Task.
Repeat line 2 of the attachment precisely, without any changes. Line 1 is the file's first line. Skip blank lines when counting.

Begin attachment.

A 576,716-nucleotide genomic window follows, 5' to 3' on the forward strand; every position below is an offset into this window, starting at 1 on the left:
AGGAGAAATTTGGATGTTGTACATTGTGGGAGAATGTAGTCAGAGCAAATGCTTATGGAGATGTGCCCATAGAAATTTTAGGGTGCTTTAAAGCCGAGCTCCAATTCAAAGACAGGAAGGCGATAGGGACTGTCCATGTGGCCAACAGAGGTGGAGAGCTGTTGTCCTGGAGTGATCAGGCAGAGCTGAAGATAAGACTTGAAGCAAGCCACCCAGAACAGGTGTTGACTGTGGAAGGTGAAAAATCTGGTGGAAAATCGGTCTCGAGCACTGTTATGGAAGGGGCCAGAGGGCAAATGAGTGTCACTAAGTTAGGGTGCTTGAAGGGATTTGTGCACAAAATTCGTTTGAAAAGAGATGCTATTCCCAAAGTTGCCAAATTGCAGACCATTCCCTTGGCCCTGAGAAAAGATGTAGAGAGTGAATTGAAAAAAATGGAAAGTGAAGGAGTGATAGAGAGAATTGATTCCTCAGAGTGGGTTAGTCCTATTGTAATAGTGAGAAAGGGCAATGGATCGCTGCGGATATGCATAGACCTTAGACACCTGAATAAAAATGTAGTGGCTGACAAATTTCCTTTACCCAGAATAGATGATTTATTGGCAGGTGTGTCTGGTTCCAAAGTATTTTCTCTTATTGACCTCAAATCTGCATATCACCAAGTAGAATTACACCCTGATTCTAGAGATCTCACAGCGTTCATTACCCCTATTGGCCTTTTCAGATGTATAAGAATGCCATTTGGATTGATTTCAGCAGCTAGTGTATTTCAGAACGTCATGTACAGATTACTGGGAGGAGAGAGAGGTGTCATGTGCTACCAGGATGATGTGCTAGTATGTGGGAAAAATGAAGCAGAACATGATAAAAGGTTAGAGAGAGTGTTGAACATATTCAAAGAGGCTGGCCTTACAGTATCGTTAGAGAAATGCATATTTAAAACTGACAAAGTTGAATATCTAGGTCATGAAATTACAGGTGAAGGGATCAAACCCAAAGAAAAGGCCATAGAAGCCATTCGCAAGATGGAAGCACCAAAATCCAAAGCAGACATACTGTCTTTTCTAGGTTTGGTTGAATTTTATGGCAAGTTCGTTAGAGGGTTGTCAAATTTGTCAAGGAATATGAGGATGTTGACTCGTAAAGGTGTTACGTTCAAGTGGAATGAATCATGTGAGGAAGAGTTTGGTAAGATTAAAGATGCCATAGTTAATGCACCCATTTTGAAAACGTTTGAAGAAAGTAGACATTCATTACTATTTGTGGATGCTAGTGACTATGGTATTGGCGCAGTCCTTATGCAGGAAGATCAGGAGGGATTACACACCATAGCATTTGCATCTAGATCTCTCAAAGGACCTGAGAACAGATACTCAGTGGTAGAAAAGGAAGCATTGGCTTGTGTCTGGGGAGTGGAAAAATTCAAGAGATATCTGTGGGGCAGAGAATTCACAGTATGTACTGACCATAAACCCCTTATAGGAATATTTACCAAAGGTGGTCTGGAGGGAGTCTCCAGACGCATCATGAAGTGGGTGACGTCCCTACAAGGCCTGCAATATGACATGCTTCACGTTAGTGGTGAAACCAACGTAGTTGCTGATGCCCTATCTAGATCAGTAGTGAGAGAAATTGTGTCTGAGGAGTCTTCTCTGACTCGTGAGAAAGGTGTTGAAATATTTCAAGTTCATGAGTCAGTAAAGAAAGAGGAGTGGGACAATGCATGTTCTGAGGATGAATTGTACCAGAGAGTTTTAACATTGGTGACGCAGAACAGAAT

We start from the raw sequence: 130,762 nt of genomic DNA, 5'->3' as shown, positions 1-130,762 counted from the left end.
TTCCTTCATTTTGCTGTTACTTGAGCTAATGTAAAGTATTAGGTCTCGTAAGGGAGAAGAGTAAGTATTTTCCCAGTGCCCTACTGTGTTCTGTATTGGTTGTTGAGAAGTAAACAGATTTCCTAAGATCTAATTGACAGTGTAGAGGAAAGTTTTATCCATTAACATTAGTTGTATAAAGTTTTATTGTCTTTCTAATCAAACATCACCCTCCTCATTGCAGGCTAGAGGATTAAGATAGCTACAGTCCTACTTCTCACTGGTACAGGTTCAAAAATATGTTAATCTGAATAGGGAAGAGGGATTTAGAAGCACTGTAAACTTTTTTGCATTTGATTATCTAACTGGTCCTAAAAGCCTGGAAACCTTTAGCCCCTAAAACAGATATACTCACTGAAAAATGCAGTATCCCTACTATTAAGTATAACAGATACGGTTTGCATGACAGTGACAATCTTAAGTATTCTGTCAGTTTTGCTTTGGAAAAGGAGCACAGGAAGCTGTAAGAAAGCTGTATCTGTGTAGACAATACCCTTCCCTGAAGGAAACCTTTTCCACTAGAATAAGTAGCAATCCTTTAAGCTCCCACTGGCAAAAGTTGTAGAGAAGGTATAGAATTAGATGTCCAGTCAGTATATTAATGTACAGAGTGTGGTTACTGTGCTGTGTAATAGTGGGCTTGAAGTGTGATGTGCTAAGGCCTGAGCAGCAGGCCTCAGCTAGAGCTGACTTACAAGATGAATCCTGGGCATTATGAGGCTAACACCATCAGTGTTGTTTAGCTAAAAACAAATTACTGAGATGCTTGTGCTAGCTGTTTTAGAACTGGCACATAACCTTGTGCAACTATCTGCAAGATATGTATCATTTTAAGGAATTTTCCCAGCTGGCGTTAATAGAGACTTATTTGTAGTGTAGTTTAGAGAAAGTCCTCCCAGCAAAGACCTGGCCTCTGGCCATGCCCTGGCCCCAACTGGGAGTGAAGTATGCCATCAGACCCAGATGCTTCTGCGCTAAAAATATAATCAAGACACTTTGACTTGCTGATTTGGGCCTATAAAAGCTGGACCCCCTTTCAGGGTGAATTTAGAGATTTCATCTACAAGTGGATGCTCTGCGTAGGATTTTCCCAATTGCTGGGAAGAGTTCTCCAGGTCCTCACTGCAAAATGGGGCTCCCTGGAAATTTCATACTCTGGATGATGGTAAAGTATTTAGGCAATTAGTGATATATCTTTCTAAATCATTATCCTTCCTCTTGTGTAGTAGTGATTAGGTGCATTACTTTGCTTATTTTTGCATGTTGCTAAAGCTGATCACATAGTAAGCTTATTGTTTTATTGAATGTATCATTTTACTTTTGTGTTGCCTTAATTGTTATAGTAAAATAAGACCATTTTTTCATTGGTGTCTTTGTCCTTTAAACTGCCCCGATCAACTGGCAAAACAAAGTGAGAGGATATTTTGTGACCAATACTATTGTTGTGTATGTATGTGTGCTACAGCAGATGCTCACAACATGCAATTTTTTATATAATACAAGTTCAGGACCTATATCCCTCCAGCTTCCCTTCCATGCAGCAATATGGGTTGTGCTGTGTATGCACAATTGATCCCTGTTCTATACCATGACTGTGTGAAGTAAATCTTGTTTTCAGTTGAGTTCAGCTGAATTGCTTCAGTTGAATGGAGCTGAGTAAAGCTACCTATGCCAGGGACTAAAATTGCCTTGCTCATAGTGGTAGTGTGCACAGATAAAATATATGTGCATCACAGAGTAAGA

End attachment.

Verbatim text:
AGGAGAAATTTGGATGTTGTACATTGTGGGAGAATGTAGTCAGAGCAAATGCTTATGGAGATGTGCCCATAGAAATTTTAGGGTGCTTTAAAGCCGAGCTCCAATTCAAAGACAGGAAGGCGATAGGGACTGTCCATGTGGCCAACAGAGGTGGAGAGCTGTTGTCCTGGAGTGATCAGGCAGAGCTGAAGATAAGACTTGAAGCAAGCCACCCAGAACAGGTGTTGACTGTGGAAGGTGAAAAATCTGGTGGAAAATCGGTCTCGAGCACTGTTATGGAAGGGGCCAGAGGGCAAATGAGTGTCACTAAGTTAGGGTGCTTGAAGGGATTTGTGCACAAAATTCGTTTGAAAAGAGATGCTATTCCCAAAGTTGCCAAATTGCAGACCATTCCCTTGGCCCTGAGAAAAGATGTAGAGAGTGAATTGAAAAAAATGGAAAGTGAAGGAGTGATAGAGAGAATTGATTCCTCAGAGTGGGTTAGTCCTATTGTAATAGTGAGAAAGGGCAATGGATCGCTGCGGATATGCATAGACCTTAGACACCTGAATAAAAATGTAGTGGCTGACAAATTTCCTTTACCCAGAATAGATGATTTATTGGCAGGTGTGTCTGGTTCCAAAGTATTTTCTCTTATTGACCTCAAATCTGCATATCACCAAGTAGAATTACACCCTGATTCTAGAGATCTCACAGCGTTCATTACCCCTATTGGCCTTTTCAGATGTATAAGAATGCCATTTGGATTGATTTCAGCAGCTAGTGTATTTCAGAACGTCATGTACAGATTACTGGGAGGAGAGAGAGGTGTCATGTGCTACCAGGATGATGTGCTAGTATGTGGGAAAAATGAAGCAGAACATGATAAAAGGTTAGAGAGAGTGTTGAACATATTCAAAGAGGCTGGCCTTACAGTATCGTTAGAGAAATGCATATTTAAAACTGACAAAGTTGAATATCTAGGTCATGAAATTACAGGTGAAGGGATCAAACCCAAAGAAAAGGCCATAGAAGCCATTCGCAAGATGGAAGCACCAAAATCCAAAGCAGACATACTGTCTTTTCTAGGTTTGGTTGAATTTTATGGCAAGTTCGTTAGAGGGTTGTCAAATTTGTCAAGGAATATGAGGATGTTGACTCGTAAAGGTGTTACGTTCAAGTGGAATGAATCATGTGAGGAAGAGTTTGGTAAGATTAAAGATGCCATAGTTAATGCACCCATTTTGAAAACGTTTGAAGAAAGTAGACATTCATTACTATTTGTGGATGCTAGTGACTATGGTATTGGCGCAGTCCTTATGCAGGAAGATCAGGAGGGATTACACACCATAGCATTTGCATCTAGATCTCTCAAAGGACCTGAGAACAGATACTCAGTGGTAGAAAAGGAAGCATTGGCTTGTGTCTGGGGAGTGGAAAAATTCAAGAGATATCTGTGGGGCAGAGAATTCACAGTATGTACTGACCATAAACCCCTTATAGGAATATTTACCAAAGGTGGTCTGGAGGGAGTCTCCAGACGCATCATGAAGTGGGTGACGTCCCTACAAGGCCTGCAATATGACATGCTTCACGTTAGTGGTGAAACCAACGTAGTTGCTGATGCCCTATCTAGATCAGTAGTGAGAGAAATTGTGTCTGAGGAGTCTTCTCTGACTCGTGAGAAAGGTGTTGAAATATTTCAAGTTCATGAGTCAGTAAAGAAAGAGGAGTGGGACAATGCATGTTCTGAGGATGAATTGTACCAGAGAGTTTTAACATTGGTGACGCAGAACAGAAT